How to Bind Off
What do you do with all those stitches on the needle, when your scarf is as long as you'd like? Basic Knit Bind-off will suit the majority of your binding off needs.
Basic Knit Bind-Off
How to do the most common bind-off method
Slip or knit the first stitch. *Knit the next stitch. Pass the first stitch over the second. Repeat from *.
This has the same results as Basic Knit BO, but for some people working it this way creates a looser BO. (Not for me; the result is exactly the same, so I just stick with Basic Knit BO.)
Slip or knit the first stitch. Knit the next. *pass the first stitch over the second, leaving the passed stitch on the left needle. Knit one, and slide passed stitch and knit stitch off the left needle. Repeat from *.
Single Crochet Bind-Off
Insert crochet hook into first stitch. Pull a loop of yarn through stitch. *Insert hook into next stitch. Pull a loop of yarn through both loops on the hook. Repeat from *.
Double Crochet Bind-Off
A nice decorative edge for pockets, etc.
Insert hook knit-wise into first loop, and wrap yarn around hook as if to knit. Pull yarn through loop. *Work the next stitch the same way, so you have two loops on the hook. Wrap yarn around hook the same way, and pull yarn through both loops. Repeat from *.
Ideal for shoulder or neck shaping, this BO avoids the stair stepping that is caused by a series of BO's.
*One row before the next BO row, work to the last stitch on the row. Do not work this stitch. Turn the work. Slip the first stitch from left needle p-wise. Pass the unworked stitch over the slipped stitch. Continue bind-off as planned.* Repeat from * for every BO row you want sloped.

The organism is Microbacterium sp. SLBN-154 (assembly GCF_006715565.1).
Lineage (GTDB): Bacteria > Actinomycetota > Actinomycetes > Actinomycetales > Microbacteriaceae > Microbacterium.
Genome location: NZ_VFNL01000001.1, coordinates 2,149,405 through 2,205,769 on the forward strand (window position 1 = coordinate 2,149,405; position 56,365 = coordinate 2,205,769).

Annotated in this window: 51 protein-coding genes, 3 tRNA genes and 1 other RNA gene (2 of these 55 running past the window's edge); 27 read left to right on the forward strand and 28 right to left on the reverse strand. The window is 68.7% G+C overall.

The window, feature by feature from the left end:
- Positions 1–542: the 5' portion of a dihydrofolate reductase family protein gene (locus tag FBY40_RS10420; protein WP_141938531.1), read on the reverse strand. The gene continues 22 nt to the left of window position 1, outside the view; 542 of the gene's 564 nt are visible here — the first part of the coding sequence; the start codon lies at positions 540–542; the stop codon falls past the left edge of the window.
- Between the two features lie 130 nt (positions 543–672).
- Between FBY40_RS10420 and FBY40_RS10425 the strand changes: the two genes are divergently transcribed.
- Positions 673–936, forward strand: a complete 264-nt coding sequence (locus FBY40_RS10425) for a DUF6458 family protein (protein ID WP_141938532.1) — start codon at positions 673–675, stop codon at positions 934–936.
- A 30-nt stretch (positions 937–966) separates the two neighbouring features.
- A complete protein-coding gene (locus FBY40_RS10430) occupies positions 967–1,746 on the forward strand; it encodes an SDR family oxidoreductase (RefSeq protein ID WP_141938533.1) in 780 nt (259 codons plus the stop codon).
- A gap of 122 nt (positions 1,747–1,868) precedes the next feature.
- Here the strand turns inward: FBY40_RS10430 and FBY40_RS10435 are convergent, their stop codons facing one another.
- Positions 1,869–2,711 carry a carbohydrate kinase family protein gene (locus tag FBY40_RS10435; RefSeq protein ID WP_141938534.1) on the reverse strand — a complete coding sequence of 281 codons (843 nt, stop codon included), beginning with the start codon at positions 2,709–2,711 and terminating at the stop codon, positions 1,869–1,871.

Binding off "In Pattern"
The simplest BO for ribbing, or other pattern stitches. Simply knit the stitches you should knit before binding them off, and purl the stitches you should purl, to stay in your pattern stitch.
Knit-One Purl-One Bind-Off
A very nice BO for ribbing
This is a bind-off for K1 P1 ribbing. I almost didn't include it on this site, because sometimes a video can be harder to learn from than written instructions. But I think I did a pretty clear job of it.
If you're familiar with the kitchener stitch, you may prefer to work this BO in this way: Transfer all of the knit stitches to one needle, and behind this needle, place all the purl stitches on a second needle. Sew the stitches from the two needles together, as for the kitchener stitch.
This BO pulls the stitches together for a gathered edge. Vogue Knitting says this BO is ideal "[for] pattern stitches that have a great deal of lateral spread, such as allover traveling cables or openwork stitches."
Work 3 stitches. *Insert the left needle into the first stitch. Pass the first stitch over the next two. Work one more stitch onto the right needle. Repeat from *.
Three Needle Bind-Off
This is for binding off two pieces together, creating a seam (shown) between them.
With right sides facing each other, insert the tip of a third needle into the first stitch of one needle, then into the first stitch of the other needle. Knit two stitches together. (Again), *knit the first stitch from each needle together. Pass the previous stitch over this stitch. Repeat from *
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Skills, techniques, and tips that all sock knitters need to know.
Covered here are a variety of strong elestic cast-on edges, how to easily establish knitting in the round with one or two circulars or double pointed needles, fail-safe toe grafting without loose stitches, relaxed bind-offs, fun cuffs, sock anatomy, and how to adjust the common heel for the best fit. Read more...